Roanoke was once known for the railroads that crisscross the city’s landscape. Today, we are remaking Roanoke’s economy into one driven on innovation, creativity, and skill. To be successful we need to create opportunities for businesses to thrive and to build a workforce that can keep up with the evolving skill sets and fast changing economy of the 21st Century.
The pandemic changed everything when it comes to how and where we work. Job mobility is higher than ever and new industries are being developed at a rapid pace. With this in mind, it is important to make sure that people of any age can get training, make career moves, and can take advantage of new opportunities. This means continuing to make community college courses more affordable and resources readily available for working parents or displaced workers so they will have the tools they need to adapt and succeed.
Roanoke must continue to develop more jobs for all of its citizens by attracting new businesses by providing the environment and resources needed for growth. In order to effectively compete for new industry we must revise our current business tax code, provide relocation support to businesses, and prepare underutilized land to be redeveloped. We need to continue to cultivate our area’s reputation as a mecca for outdoor recreation in order to draw more tourism, boost our hospitality industry, and take advantage of the boom in “green” jobs and remote workers.
The most basic thing we can do to have citizens ready for the workforce is to provide the opportunity for each student to receive a world-class, quality education. We need a school system that teaches students K-12 to problem solve, be creative, and experience the languages of technology, like coding. The city should encourage public/private/nonprofit partnerships to increase the availability of affordable Pre-K and afterschool programs for working families.
To create more opportunities for our local businesses, the city should develop more walk-able village centers that act as small business hubs throughout our neighborhoods. To counter the negative effects of urban renewal, the city should look at ways to support and encourage the creation of more minority-owned businesses. Our local small businesses can also benefit from a revised business tax code and support services to help them grow their business. When the city takes bids for projects, we should give priority to businesses that call Roanoke home. The more we can do to keep money in the local economy the more we can all prosper.
Everyone in Roanoke deserves to live in a safe environment. Over the past few years, gun and violence has increased in Roanoke. This is one of our greatest challenges. Until we can adequately address the societal root causes of violent crime, we must increase the use of community policing and hire social workers to join police on certain calls. Social workers can provide a more trauma informed approach to crime mitigation while allowing police to handle the jobs for which they are specifically trained. Additionally, we should allow our public safety employees the opportunity to form unions to address wages, recruiting, working conditions, and morale at our public safety departments.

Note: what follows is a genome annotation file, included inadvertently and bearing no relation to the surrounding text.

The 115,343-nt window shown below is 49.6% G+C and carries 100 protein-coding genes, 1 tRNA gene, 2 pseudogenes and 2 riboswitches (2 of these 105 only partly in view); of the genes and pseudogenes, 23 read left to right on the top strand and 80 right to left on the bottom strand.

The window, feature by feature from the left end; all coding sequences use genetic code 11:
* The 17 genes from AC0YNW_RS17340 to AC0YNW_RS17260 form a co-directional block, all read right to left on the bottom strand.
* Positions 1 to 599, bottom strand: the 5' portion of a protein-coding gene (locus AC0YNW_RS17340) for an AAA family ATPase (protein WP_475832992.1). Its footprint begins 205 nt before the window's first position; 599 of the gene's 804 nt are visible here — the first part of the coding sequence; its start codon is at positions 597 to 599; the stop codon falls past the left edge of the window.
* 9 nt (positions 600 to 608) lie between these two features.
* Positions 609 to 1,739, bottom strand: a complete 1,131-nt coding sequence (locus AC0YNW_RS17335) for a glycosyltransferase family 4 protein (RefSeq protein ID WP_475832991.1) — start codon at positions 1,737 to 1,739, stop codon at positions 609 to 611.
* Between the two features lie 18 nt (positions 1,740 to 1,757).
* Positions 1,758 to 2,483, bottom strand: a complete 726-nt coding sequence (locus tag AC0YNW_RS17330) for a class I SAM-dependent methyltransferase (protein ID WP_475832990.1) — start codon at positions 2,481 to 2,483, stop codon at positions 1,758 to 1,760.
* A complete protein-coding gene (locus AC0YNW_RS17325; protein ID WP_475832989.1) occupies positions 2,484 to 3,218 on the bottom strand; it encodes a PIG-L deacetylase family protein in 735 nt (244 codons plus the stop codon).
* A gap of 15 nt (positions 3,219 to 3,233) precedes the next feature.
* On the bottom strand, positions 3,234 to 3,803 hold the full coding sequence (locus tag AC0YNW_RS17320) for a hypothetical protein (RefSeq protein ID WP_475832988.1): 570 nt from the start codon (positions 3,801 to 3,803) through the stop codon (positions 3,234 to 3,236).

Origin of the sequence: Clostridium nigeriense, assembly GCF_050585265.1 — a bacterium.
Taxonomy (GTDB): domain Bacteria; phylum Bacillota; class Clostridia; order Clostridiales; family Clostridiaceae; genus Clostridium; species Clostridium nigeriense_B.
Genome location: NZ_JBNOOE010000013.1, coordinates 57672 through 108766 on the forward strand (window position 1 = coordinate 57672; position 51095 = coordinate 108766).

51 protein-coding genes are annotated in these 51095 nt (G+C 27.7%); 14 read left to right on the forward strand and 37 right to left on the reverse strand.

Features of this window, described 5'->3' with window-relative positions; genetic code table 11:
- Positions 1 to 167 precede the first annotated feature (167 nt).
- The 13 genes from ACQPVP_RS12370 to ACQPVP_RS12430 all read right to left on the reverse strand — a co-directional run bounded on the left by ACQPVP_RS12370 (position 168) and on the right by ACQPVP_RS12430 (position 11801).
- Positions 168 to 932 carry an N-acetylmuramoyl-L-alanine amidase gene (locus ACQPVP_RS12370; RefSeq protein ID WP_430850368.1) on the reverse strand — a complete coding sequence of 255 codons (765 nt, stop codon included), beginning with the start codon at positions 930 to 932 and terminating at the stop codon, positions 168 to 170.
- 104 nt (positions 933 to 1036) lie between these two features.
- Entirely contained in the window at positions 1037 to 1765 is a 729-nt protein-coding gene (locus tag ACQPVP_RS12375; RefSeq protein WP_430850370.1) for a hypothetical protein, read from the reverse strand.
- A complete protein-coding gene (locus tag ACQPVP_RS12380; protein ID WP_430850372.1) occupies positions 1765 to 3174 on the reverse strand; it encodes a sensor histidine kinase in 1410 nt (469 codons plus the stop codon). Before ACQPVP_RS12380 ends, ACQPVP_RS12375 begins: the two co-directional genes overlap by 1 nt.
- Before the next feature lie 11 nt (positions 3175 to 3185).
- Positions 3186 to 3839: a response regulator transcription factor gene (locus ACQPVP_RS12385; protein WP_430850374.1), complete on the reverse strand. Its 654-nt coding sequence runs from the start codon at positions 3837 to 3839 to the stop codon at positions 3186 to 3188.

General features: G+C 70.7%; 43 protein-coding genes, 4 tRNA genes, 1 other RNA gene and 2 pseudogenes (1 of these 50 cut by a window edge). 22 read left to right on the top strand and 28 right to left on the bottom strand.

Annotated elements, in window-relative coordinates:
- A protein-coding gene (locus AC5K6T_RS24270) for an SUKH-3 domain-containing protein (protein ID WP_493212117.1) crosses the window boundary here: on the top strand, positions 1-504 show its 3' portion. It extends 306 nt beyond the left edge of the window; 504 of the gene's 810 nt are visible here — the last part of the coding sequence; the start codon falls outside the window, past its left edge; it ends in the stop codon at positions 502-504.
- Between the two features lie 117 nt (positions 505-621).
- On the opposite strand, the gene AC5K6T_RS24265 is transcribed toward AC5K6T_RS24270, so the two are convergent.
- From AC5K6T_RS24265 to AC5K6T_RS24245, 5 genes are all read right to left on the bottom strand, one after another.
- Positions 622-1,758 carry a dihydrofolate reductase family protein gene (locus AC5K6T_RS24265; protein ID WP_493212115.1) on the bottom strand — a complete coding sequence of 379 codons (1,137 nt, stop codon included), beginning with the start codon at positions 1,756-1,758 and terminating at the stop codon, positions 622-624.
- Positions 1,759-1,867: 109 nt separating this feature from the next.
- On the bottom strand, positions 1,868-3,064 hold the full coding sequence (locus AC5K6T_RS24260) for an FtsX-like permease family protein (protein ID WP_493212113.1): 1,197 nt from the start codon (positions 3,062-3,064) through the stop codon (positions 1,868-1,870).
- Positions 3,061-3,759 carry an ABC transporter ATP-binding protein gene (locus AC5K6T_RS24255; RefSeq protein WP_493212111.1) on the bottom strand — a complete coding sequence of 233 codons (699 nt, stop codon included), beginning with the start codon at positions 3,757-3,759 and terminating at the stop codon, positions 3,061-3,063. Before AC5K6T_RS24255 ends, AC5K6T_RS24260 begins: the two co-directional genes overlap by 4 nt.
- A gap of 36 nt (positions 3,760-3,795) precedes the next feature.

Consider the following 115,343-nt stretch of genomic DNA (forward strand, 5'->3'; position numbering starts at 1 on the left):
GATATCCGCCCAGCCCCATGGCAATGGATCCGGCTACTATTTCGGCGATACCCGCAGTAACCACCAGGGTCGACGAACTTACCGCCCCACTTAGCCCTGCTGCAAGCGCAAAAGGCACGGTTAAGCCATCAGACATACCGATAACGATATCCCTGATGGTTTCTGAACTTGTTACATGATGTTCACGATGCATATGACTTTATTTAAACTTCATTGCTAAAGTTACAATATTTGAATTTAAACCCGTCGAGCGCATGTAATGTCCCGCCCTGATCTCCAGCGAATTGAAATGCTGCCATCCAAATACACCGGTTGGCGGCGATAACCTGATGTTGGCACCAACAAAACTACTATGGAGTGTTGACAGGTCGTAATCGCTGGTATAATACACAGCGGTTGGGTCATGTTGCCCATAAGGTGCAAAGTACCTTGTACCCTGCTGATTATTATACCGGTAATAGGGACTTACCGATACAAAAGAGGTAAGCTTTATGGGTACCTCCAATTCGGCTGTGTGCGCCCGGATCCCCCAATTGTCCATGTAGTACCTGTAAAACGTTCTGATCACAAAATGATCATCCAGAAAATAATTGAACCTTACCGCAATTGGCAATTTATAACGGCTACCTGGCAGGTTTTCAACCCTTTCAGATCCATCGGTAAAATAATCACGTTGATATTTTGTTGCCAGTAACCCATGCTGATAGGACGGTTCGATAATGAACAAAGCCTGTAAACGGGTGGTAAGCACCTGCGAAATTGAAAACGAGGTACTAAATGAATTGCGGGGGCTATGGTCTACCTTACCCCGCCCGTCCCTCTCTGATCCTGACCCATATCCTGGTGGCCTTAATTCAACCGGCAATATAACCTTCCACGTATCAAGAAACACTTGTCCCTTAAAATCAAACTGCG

Housing is among our most basic human needs. Whether you rent or own your home, Roanoke’s property assessments and rental costs are skyrocketing. Our current affordable housing crisis will take years to overcome so Roanoke needs to start implementing new policies that create affordable homes in areas where citizens will have access to jobs, healthcare, and other essential services. Peter will prioritize improving housing opportunities by incentivizing mixed-income housing that’s connected to job centers, improving our land bank program, and expanding down payment assistance programs. Peter has shown his commitment to housing as a local Realtor and as Chair of the Roanoke Fair Housing Board, which is focused on equal opportunity for housing.
While we’ve made some strides, Roanoke’s poverty rate still hovers at 20%, meaning that we need more solutions to address the many negative effects of poverty. We need to work as a community to overcome the foundational issues that have created this situation. The city must address and work to correct the negative impacts of urban renewal and financial redlining which displaced minority families and prevented them from accumulating generational wealth. Additionally, essential city services should be placed throughout the city in public places where people already congregate (schools, libraries, etc.) and bring needed services to the under served.